Series of 50 photographs
Exhibited at DECK, Singapore (2015), Chan+Hori Contemporary, Singapore (2018), Addis Foto Fest, Ethiopia (2018)
Published by Math Paper Press (2017)
Finalist for Invisible Photographer Asia Award 2018 (Photobook)
Shortlist for 212 Photography Competition 2019
Yesteryears captures 50 abandoned and forgotten places in Singapore through a series of in situ self-portraits. The buildings photographed are in different states of ruination, from the crumbling roofs of Istana Woodneuk to the soon-to-be demolished Rochor Centre. These buildings represent the modern ruins of post independence Singapore, an era that lives not only with progress but also the fleeting ruins left in its wake. In a city that is ever modernizing and growing, there is barely any room for the ruin. Buildings that are deemed obsolete will be torn down to make way for something bigger and better. But in the face of the storm called progress, as German philosopher Walter Benjamin expounded in 'Thesis on the Philosophy of History', it is important to retain our historical consciousness.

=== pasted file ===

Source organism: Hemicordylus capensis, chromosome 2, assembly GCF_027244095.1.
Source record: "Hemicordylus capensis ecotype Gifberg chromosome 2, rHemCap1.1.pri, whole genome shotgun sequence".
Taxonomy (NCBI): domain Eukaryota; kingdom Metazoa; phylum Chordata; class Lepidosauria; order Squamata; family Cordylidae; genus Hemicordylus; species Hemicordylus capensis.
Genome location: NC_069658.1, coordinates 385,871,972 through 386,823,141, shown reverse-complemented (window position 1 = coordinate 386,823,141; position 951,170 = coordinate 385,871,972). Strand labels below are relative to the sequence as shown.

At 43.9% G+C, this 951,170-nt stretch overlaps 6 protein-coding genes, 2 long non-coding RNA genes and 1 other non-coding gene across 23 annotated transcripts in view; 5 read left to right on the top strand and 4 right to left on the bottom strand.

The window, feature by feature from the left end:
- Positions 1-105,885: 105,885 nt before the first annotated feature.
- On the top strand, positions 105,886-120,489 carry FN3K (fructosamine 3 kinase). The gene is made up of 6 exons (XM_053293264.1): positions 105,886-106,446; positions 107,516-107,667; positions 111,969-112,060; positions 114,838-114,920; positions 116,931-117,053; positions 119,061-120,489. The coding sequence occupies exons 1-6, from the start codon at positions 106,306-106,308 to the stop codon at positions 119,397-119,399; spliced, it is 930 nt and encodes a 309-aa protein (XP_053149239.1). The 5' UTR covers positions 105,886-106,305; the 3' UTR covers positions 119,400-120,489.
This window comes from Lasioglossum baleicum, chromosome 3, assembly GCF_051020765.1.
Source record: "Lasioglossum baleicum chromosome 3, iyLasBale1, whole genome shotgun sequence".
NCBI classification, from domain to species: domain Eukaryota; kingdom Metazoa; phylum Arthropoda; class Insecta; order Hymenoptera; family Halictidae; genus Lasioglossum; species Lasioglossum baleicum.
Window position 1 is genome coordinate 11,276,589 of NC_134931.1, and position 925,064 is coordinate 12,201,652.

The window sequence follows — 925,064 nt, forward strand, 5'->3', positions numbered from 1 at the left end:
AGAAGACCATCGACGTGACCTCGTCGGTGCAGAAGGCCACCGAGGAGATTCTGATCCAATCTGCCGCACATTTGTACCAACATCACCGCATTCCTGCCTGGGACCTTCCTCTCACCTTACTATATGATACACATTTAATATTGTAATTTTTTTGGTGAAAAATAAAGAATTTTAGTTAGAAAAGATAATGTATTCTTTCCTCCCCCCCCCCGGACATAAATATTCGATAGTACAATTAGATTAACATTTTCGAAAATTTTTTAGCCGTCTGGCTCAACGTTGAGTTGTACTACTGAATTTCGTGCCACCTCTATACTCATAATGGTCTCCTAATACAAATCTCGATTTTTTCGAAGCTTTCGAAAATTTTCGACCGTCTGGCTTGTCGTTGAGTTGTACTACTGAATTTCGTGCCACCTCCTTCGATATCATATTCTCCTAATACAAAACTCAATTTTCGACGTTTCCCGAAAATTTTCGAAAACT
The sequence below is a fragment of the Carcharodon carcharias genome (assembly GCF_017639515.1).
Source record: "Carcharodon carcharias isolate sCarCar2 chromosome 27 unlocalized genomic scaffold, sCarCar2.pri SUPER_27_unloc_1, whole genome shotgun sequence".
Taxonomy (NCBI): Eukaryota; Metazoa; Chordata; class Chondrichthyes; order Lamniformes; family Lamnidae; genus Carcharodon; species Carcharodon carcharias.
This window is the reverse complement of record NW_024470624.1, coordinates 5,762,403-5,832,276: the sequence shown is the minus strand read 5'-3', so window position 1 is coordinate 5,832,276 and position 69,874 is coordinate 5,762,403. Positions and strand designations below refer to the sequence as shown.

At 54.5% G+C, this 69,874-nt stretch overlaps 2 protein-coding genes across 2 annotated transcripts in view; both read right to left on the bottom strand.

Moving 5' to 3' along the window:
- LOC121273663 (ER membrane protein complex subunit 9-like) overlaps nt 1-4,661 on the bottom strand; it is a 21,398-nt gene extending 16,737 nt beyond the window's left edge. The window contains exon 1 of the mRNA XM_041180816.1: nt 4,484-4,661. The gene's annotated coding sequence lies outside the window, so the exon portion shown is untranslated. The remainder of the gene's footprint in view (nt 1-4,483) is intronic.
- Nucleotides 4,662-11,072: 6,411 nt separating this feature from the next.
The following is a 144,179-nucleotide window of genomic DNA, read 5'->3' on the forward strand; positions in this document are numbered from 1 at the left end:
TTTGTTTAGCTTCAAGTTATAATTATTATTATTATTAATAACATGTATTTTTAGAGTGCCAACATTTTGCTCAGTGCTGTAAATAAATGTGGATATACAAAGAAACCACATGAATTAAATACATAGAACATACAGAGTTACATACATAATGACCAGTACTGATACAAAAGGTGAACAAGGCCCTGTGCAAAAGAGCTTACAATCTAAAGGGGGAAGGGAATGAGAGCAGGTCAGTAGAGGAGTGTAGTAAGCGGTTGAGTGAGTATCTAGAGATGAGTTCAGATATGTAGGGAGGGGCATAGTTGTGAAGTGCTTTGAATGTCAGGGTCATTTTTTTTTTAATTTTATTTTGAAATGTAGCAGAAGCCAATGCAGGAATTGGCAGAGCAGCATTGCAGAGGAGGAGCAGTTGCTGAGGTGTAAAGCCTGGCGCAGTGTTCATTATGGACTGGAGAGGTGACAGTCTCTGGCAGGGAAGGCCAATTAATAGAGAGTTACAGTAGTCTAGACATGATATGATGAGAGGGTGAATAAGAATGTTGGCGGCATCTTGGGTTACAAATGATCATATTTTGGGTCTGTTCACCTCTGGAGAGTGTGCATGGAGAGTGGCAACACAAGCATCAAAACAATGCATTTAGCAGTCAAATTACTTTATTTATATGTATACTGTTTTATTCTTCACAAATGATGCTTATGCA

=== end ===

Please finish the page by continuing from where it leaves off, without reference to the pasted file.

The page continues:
Yesteryears does this not through monuments, or officially sanctioned heritage spaces, but through the more minor, often forgotten ruins created by an ever-changing Singapore. The series was taken when Singapore celebrated 50 years of independence, and there was an increasing wave of nostalgia across the nation. Places are vessels of memories for the people; places are where relationships are forged, stories are created, history is made. From hidden palaces to crumbling neighbourhoods, these places are long past its halcyon days as they descend into mere brick and mortar.
“It is all too common these days to see millennials taking selfies at heritage sites on the cusp of ruin. Photographer Sean Cham, however, has elevated the heritage selfie to an art.” - Olivia Ho, The Straits Times
“The resulting self-portraits are a curious blend of photography and theatre, with Sean’s knack for crafting dramatic scenes complimenting his skill with a camera.” - Uday Duggal, Mothership